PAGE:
Mr. President, last week you said, “this problem is caused by too many lawsuits.” So in your twisted logic, to you victims of medical malpractice are not the reason for reform, but rather the target of attack by you so the medical and insurance lobbies can relieve themselves from responsibility for the deaths and injuries they cause? To you the problem is not “how are we going to reduce deaths and injuries caused by negligent or incompetent doctors and hospitals?” but rather “how are we going to stop or impede victims of malpractice from suing the perpetrators of their injuries.” If this is “compassionate conservatism”, then I’d hate to see the alternative. Mr. President, if you think the problem with the system are the victims of malpractice itself, I say look at Steven Olsen.

Now those like the President and Senator Feinstein who favor caps on pain-and-suffering like to say that victims, like Steven–their “economic” damages are covered. However, legal fees and costs cannot be recovered as part of your “economic” loss, and in Steven’s case it cost him $914,000 to bring his case to court. But what are your “economic” damages if you’re blinded, like Steven? A white cane is one example. As you can see, “economic” damages is merely money to keep his damaged body alive. And since this money is for future medical bills, his award is essentially given right back to the same system that damaged him.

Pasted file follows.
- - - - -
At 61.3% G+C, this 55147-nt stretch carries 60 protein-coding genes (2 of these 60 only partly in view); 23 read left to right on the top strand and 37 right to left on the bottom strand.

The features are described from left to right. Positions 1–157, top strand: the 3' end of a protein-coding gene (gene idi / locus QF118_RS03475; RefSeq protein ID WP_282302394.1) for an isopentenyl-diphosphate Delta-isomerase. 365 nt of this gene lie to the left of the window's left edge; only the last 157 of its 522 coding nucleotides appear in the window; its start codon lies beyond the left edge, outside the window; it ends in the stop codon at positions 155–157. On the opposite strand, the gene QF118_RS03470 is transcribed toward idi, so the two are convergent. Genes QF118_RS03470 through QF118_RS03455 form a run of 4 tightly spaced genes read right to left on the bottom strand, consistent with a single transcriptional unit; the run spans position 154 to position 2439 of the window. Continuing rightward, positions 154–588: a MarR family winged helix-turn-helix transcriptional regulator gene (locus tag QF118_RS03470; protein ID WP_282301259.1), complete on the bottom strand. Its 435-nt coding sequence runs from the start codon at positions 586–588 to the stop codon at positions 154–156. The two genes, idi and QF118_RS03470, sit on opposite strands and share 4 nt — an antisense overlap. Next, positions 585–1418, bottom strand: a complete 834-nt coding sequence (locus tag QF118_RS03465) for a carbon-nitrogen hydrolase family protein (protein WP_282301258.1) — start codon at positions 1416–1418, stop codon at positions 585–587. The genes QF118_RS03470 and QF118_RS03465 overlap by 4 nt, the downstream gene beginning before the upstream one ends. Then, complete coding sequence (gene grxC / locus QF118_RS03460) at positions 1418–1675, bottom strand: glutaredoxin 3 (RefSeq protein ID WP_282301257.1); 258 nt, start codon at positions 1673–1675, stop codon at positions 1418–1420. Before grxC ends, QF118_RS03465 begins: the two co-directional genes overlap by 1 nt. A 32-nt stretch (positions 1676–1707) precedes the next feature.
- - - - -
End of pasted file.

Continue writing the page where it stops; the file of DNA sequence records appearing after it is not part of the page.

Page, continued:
Mr. President, you said, “the system looks like a giant lottery.” And to you, Mr. President, I assure you, my son never purchased a ticket for this lottery. And if you think malpractice victims are somehow winners of some kind of lottery, I say look at Steven Olsen.

So the truth is that California’s malpractice law has failed innocent victims, consumers, and taxpayers. Under this law people are victimized twice–once by the wrongdoer and again by the laws that deny them their right to hold the wrongdoer fully accountable in court. And this law is regressive by hurting the most seriously injured victims–those who are permanently or catastrophically injured by doctor negligence.

And Dr. Donald Palmisano, president-elect of the American Medical Association, you should be ashamed, for last week on the PBS Newshour you falsely said Steven was awarded 42 million dollars–inflating his compensation by 2,000%–in an attempt to blame victims, and the juries that bring them justice, for runaway malpractice premiums. I invite the doctor to read Steven’s final judgment that I have right here–and publicly apologize.

And finally, President Bush and Senator Feinstein should be ashamed for recommending a national policy that tramples on the seventh amendment–limiting my son and others like him to $250,000 for a lifetime of pain and suffering, regardless of a jury’s judgment, while allowing insurance company CEOs to make millions annually without any accountability. And also believing that in every instance, without exception, and without regard to age, severity of injury, or circumstance, that one’s compensation for pain-and-suffering should be capped at $250,000. We believe otherwise. We believe it’s immoral.

Consumer Watchdog